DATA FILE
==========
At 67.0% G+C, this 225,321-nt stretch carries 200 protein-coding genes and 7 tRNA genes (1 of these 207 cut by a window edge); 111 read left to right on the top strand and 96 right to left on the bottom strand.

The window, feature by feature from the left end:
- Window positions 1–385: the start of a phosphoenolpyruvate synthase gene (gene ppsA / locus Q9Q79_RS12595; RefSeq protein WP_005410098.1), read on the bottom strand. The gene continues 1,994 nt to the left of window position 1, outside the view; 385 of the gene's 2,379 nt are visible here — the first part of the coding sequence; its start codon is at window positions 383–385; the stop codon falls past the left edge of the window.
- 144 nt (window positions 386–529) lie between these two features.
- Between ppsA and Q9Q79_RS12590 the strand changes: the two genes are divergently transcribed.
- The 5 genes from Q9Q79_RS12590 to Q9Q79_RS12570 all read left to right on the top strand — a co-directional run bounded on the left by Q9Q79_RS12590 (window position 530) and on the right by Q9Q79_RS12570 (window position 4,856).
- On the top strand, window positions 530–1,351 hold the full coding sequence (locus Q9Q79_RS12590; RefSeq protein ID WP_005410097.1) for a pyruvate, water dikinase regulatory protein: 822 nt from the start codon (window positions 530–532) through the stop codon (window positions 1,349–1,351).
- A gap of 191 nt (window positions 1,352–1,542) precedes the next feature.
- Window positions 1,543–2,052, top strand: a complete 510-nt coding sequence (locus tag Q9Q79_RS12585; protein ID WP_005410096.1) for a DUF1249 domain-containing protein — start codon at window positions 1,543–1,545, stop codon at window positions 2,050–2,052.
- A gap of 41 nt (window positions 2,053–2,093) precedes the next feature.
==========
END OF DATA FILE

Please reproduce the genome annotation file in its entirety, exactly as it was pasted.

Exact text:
At 67.0% G+C, this 225,321-nt stretch carries 200 protein-coding genes and 7 tRNA genes (1 of these 207 cut by a window edge); 111 read left to right on the top strand and 96 right to left on the bottom strand.

The window, feature by feature from the left end:
- Window positions 1–385: the start of a phosphoenolpyruvate synthase gene (gene ppsA / locus Q9Q79_RS12595; RefSeq protein WP_005410098.1), read on the bottom strand. The gene continues 1,994 nt to the left of window position 1, outside the view; 385 of the gene's 2,379 nt are visible here — the first part of the coding sequence; its start codon is at window positions 383–385; the stop codon falls past the left edge of the window.
- 144 nt (window positions 386–529) lie between these two features.
- Between ppsA and Q9Q79_RS12590 the strand changes: the two genes are divergently transcribed.
- The 5 genes from Q9Q79_RS12590 to Q9Q79_RS12570 all read left to right on the top strand — a co-directional run bounded on the left by Q9Q79_RS12590 (window position 530) and on the right by Q9Q79_RS12570 (window position 4,856).
- On the top strand, window positions 530–1,351 hold the full coding sequence (locus Q9Q79_RS12590; RefSeq protein ID WP_005410097.1) for a pyruvate, water dikinase regulatory protein: 822 nt from the start codon (window positions 530–532) through the stop codon (window positions 1,349–1,351).
- A gap of 191 nt (window positions 1,352–1,542) precedes the next feature.
- Window positions 1,543–2,052, top strand: a complete 510-nt coding sequence (locus tag Q9Q79_RS12585; protein ID WP_005410096.1) for a DUF1249 domain-containing protein — start codon at window positions 1,543–1,545, stop codon at window positions 2,050–2,052.
- A gap of 41 nt (window positions 2,053–2,093) precedes the next feature.